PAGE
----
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How To Treat Lyme Disease

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Herbal & Prescription Lyme Disease Antibiotics

June 23, 2019: Your Health Matters: New tool to treat lyme disease

In this article, you will learn how to build a Lyme disease herbal or prescription antibiotic treatment. Later, in this guide I provide nine sample herbal and prescription antibiotic treatment plans, including the dosing regimens I find effective.

The focus of this article is on Lyme germ treatment. For information about treating Lyme disease coinfections see

Before I describe these plans, you should be aware that chronic Lyme disease recovery requires more than antibiotics. I cannot emphasize this point strongly enough. Treating Borrelia, the Lyme germ, with antibiotics is complicated because limited research shows which treatment regimens work best. As a result, many Lyme-Literate Medical Doctors , like me, prescribe antibiotics based on theory, in addition to our collective observation, which is that combinations of antimicrobials work better than single agents alone. It is critical that a Lyme disease treatment regimen addresses the first ten steps outlined in my Lyme disease treatment guidelines, The Ross Lyme Support Protocol. These steps are designed to revive health and to boost the immune system. Even a year or more into treatment, when a person is feeling better, these steps are essential to speed recovery by supporting the immune system.

The Numbers On Chronic Lyme

Because Lyme disease is commonly missed or misdiagnosed, statistics vary on how many Lyme patients go on to experience chronic symptoms. The following research nonetheless paints a basic picture of the problem.

  • An estimated 5-20% of patients may have chronic symptoms after getting Lyme disease, according to the Columbia University Irving Medical Center.
  • The treatment failure rate for chronic Lyme disease patients was estimated at 26-50% in 2004, compared to 16-39% for early Lyme patients, according to Lymedisease.org.
  • Up to 15-40% of late-stage Lyme patients develop neurological disorders, which are responsible for many common symptoms of chronic Lyme disease.

Experts dont know for sure why some people experience persistent symptoms, even with treatment. However, some believe the Lyme infection may trigger an auto-immune response that manifests in the chronic symptoms detailed below.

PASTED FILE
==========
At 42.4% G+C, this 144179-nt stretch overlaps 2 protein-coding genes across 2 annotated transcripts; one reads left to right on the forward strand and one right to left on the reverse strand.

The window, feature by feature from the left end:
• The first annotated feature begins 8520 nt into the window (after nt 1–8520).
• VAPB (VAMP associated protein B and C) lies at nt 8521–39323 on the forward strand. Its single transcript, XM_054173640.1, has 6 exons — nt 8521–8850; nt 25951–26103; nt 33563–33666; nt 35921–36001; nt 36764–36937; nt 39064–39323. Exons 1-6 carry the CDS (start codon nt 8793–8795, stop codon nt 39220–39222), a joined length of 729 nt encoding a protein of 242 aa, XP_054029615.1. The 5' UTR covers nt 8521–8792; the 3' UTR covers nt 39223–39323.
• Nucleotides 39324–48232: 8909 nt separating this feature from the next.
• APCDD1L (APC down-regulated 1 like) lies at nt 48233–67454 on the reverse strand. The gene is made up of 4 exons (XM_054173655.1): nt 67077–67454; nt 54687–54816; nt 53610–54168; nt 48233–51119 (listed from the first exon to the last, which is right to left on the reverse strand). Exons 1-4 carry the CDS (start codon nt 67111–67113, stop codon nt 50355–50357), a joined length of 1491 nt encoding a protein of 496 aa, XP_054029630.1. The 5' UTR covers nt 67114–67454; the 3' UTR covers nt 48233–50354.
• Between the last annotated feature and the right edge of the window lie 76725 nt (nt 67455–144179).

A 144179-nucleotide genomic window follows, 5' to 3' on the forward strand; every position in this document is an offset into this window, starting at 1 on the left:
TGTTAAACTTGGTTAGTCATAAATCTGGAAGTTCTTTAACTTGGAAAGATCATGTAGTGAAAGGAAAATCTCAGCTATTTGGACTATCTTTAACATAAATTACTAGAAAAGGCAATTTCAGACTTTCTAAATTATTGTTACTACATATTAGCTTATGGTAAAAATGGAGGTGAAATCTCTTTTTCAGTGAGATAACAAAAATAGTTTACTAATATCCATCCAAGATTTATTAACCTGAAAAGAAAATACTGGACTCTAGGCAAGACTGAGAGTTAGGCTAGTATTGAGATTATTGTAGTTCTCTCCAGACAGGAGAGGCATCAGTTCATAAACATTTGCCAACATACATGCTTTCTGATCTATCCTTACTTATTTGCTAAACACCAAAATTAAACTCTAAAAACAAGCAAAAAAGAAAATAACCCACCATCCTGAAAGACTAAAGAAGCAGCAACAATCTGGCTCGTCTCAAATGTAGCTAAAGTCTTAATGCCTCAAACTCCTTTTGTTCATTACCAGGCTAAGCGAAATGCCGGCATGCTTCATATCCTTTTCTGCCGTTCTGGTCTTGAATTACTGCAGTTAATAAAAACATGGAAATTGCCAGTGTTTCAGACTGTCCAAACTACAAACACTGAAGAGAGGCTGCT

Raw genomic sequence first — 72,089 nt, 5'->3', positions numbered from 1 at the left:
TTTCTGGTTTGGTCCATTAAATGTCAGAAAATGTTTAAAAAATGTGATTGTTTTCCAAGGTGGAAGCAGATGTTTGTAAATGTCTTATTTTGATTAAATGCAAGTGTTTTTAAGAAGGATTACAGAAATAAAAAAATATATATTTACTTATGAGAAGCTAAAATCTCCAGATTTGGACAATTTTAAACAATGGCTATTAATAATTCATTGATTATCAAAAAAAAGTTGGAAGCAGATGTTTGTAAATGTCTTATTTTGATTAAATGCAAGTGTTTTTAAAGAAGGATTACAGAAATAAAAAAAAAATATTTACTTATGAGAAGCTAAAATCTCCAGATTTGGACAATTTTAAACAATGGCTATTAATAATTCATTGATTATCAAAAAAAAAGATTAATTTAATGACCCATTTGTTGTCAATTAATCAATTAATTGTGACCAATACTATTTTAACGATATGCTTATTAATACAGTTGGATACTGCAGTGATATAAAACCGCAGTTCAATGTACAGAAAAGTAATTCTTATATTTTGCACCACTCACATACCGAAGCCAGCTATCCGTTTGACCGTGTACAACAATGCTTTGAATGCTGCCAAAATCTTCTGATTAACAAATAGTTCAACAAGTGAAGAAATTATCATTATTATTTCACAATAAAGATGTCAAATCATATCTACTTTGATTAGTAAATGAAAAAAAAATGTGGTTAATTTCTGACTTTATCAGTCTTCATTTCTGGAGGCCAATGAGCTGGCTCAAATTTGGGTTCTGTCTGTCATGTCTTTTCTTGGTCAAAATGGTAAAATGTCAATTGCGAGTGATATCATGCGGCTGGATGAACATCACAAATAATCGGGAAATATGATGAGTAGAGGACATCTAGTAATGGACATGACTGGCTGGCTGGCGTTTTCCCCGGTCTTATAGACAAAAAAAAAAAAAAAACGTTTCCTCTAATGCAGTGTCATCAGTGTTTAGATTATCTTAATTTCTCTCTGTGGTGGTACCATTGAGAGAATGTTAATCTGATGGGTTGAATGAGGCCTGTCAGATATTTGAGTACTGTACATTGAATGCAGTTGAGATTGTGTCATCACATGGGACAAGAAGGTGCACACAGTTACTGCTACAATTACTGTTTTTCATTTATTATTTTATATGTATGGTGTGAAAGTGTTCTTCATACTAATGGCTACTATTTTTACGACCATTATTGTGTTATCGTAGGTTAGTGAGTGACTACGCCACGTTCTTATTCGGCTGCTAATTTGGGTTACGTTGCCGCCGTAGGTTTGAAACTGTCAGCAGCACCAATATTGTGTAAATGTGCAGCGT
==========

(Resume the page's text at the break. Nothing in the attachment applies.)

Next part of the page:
Also Check: When To Test For Lyme Disease

Hunting For Alternative Drug

Frustrated by the lack of treatment options for Lyme disease patients with lingering symptoms, Rajadas and his team began hunting for a better alternative in 2011. In 2016, they published a study in Drug Design, Development and Therapy that listed 20 chemical compounds, from about 4,000, that were most effective at killing the infection in mice. All 20 had been approved by the Food and Drug Administration for various uses. One, for instance, is used to treat alcohol abuse disorder.

Jayakumar Rajadas

In this most recent study, azlocillin, one of the top-20 contenders, was shown to eclipse a total of 7,450 compounds because it is more effective in killing B. burgdorferi and causes fewer side effects. Lyme disease affects more than 300,000 people annually, according to the Centers for Disease Control and Prevention. It can affect various organs, including the brain, skin, heart, joints and nervous system, and cause heart problems and arthritis if untreated. Symptoms include fever, headaches, chills, and muscle and joint pain.

Traditional antibiotics, such as doxycycline, are effective as an early course of treatment for the infection in the majority of patients, but it remains unclear why these drugs fail to treat 10% to 20% of patients, Rajadas said.

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What Are The Risk Factors For Post Treatment Lyme Disease

Risk factors for Post Treatment Lyme Disease include:

  • Delay in diagnosis
  • Increased severity of initial illness
  • Presence of neurologic symptoms

Increased severity of initial illness, the presence of neurologic symptoms, and initial misdiagnosis increase the risk of Post Treatment Lyme Disease. PTLD is especially common in people that have had neurologic involvement. The rates of Post Treatment Lyme Disease after neurologic involvement may be as high as 20% or even higher. Other risk factors being investigated are genetic predispositions and immunologic variables.

In addition to Borrelia burgdorferi, the bacteria that causes Lyme disease, there are several other tick-borne co-infections that may also contribute to more prolonged and complicated illness.

Azlocillin Comes Out On Top